Hardscaping & Landscaping Blog

How to Build a Retaining Wall

                Whether you would like to create a flat surface out of a sloped yard or create a raised garden to grow your favorite plants or vegetables, building a retaining wall is as smart as it is useful. There are varying options when it comes to what material or style you would like to achieve, but in this post we will focus on the basics to give you a better understanding of what our process involves. Though the thought of enhancing your yard with such a project may seem daunting, please don’t let that deter you.  Instead, remember that a sturdy landscape retaining wall will completely transform your landscape, turning it into a space that can finally be used to its fullest potential.

                To begin, we create a solid foundation for your retaining wall. We start by digging out a trench that is fourteen inches deep and between eighteen and twenty-four inches wide. This will allow us enough room to both create a strong base and bury the first course of blocks for your wall. We do this because a solid support system is necessary to keep your wall standing upright over time. After the trench is dug we fill the bottom with eight inches of class five gravel and compact it down. We use this material because it is easily compacted and helps to drain water away from your base. The gravel also aids in leveling out the ground beneath your wall and lends itself to supporting a more solid structure.

                After we lay down the first course of blocks we check again that the base of the wall is level. This step is imperative as we need a level base in order to build a level wall. Once we know the first course is level we begin to stagger the landscape blocks and build upwards. We cut one of the blocks in half, and place one half at each end of the wall. We do this for every other course, and this way the joints between the blocks of each course will naturally be staggered from the courses above and below. However, we do not simply build up your wall vertically. The soil behind a retaining wall exerts a great amount of pressure and to counteract this force we step the blocks back towards the soil with each course. The blocks we use have a special feature, a lip at the back of the block which catches against the block below it. In this way we use the pressure from the soil behind the wall to our advantage, as it will now push against the lip of one block and hold it in place against the block below. To finish the blocks we glue down a final course of cap stones, forming a small lip and creating an aesthetically pleasing wall.

                Next, we fill the remaining cavity behind the retaining wall with some of the previously dug up native soil and tamp it down. We then put down a layer of washed rock extending twelve inches behind the wall. Unlike soil, the washed rock will not retain any moisture, meaning that it will not expand and push against your wall in the future. It will further serve to drain any moisture down towards our final critical feature, the drain tile. The drain tile is a perforated tube that runs along one of the lower courses and is sloped down and away from your retaining wall. Once the drain tile is in place we cover it with another twelve inch wide expanse of rock, all the way up to a six-inch gap to the top. The rock is topped off with more of the native soil, thereby giving you the choice to plant or sod over the top of your retaining wall.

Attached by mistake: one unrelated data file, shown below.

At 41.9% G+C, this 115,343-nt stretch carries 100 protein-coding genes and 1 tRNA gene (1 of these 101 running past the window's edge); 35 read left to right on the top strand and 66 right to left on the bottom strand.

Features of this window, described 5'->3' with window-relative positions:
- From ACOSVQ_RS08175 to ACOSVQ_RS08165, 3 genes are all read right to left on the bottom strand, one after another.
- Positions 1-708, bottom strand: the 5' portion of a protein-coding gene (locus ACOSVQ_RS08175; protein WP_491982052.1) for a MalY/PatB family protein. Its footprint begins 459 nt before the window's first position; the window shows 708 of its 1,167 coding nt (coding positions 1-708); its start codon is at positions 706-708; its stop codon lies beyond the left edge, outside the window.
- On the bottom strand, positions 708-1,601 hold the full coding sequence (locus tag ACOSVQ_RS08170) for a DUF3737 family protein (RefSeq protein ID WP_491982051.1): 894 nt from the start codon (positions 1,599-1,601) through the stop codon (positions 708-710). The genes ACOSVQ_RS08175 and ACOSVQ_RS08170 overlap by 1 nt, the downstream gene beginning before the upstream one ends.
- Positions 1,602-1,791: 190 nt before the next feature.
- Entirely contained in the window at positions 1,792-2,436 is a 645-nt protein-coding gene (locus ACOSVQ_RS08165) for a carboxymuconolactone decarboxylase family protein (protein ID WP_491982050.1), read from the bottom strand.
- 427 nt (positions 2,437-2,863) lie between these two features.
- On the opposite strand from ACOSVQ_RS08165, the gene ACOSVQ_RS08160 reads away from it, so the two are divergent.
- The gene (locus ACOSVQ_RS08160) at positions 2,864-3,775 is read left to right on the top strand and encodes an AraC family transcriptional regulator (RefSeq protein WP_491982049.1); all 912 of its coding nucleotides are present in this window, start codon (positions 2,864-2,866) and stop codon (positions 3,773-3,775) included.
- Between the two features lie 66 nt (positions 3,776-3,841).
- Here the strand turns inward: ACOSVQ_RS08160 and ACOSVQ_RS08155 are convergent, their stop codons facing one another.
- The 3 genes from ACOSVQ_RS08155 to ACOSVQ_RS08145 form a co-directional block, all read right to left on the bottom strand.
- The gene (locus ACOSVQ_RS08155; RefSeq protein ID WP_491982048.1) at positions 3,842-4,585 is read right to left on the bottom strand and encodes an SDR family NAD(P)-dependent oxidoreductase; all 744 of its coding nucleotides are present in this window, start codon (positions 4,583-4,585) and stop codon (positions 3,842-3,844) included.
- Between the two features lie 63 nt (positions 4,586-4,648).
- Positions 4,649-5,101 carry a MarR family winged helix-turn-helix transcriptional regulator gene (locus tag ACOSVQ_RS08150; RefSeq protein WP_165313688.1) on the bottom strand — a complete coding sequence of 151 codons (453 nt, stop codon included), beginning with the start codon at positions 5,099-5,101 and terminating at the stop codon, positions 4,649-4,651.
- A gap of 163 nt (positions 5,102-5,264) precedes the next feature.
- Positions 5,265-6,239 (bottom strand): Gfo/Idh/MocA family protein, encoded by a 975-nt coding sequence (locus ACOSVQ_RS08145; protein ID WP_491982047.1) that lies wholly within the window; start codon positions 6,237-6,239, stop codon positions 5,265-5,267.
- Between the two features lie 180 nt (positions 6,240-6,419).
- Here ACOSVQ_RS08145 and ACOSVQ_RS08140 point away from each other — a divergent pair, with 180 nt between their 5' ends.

We know that water means movement, and if it is not directed away from your wall, that water will push its way through; along with any soil it can pick up on the way. If left without a place to go water will move the ground around your retaining wall, and over time, even the wall itself. The drain tile will discourage this, and in order to prevent the drain tile from clogging with dirt or debris we cover it with what we call a “sock,” essentially a mesh-like fabric that allows water to seep through but prevents the soil from following. This entire process functions to channel any moisture out of the soil and down to the drain tile, where it is whisked away from your retaining wall.

                Keep in mind that these steps are really just a guideline for what is involved with building a landscape block retaining wall. Before any of the actual construction can take place we make note of several key elements that will determine the scope of work involved with your project. Factors such as slope, size, and soil content are all major influences on your project, not to mention any city or state building requirements.  Rest assured that our experience gives us the skill necessary to provide you with such solutions when constructing your retaining wall. Whether this means incorporating geosynthetic fabric or soil correction techniques, we will make sure to build you a sound, safe retaining wall. In fact, we go above and beyond industry standards to do so, because making our customers happy is what makes us happy.

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